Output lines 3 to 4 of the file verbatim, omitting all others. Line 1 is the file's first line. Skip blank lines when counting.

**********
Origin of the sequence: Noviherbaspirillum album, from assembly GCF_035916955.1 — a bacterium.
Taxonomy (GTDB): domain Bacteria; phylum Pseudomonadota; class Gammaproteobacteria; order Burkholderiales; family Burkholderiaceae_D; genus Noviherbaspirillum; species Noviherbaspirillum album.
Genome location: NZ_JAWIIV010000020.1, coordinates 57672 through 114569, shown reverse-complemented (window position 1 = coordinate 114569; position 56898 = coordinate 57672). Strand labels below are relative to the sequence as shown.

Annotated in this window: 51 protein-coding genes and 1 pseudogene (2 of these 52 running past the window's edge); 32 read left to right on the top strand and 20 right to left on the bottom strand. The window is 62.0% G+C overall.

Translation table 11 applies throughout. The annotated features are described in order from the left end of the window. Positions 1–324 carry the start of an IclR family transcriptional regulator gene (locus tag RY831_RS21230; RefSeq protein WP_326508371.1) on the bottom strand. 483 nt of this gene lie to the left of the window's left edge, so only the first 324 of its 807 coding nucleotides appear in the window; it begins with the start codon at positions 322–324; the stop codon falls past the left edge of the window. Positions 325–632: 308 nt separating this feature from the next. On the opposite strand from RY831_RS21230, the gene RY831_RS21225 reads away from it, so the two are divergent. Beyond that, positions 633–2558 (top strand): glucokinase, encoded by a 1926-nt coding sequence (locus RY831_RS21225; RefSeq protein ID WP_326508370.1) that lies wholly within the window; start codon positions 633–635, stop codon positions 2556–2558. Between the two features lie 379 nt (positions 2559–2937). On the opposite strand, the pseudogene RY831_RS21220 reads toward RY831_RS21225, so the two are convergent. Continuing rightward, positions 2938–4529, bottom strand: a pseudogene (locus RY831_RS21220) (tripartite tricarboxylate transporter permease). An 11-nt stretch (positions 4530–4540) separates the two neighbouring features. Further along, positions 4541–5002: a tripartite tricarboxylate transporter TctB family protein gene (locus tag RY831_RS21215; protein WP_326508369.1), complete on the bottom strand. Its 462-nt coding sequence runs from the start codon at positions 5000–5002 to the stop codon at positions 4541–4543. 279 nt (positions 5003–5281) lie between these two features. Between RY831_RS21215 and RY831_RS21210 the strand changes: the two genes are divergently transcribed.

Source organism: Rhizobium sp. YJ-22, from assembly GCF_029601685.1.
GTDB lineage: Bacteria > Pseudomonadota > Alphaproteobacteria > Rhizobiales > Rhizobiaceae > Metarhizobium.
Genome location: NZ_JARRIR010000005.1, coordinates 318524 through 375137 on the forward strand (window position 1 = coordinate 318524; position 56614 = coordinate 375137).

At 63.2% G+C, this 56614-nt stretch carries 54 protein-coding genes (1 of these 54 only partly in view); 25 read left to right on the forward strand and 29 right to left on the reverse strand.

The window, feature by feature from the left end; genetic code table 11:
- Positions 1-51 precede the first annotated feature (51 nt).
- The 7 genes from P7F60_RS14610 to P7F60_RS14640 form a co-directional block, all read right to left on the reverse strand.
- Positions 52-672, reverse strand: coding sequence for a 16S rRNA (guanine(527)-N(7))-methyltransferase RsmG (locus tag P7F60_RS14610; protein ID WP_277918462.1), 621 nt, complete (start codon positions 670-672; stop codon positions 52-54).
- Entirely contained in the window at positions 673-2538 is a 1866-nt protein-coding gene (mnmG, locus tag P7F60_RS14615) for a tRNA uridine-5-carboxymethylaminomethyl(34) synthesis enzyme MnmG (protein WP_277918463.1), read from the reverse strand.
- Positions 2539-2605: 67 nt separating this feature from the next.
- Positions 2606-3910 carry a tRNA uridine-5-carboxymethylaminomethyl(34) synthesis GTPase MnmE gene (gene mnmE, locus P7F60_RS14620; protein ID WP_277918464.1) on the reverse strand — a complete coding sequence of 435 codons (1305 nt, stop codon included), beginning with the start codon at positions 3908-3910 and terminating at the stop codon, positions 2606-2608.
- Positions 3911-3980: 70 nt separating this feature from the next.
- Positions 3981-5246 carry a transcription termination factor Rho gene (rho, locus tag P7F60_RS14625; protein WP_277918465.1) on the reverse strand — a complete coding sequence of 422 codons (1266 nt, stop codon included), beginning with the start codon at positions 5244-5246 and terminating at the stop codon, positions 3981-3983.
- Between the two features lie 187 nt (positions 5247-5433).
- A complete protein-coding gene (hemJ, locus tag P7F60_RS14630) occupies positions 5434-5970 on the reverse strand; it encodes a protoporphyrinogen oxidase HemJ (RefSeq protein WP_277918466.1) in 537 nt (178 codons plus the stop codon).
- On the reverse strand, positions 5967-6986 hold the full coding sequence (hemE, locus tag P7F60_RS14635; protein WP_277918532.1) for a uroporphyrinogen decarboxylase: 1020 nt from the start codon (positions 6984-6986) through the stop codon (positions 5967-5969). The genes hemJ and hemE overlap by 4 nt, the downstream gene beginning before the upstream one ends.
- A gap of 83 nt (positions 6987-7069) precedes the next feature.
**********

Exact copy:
Genome location: NZ_JAWIIV010000020.1, coordinates 57672 through 114569, shown reverse-complemented (window position 1 = coordinate 114569; position 56898 = coordinate 57672). Strand labels below are relative to the sequence as shown.

Annotated in this window: 51 protein-coding genes and 1 pseudogene (2 of these 52 running past the window's edge); 32 read left to right on the top strand and 20 right to left on the bottom strand. The window is 62.0% G+C overall.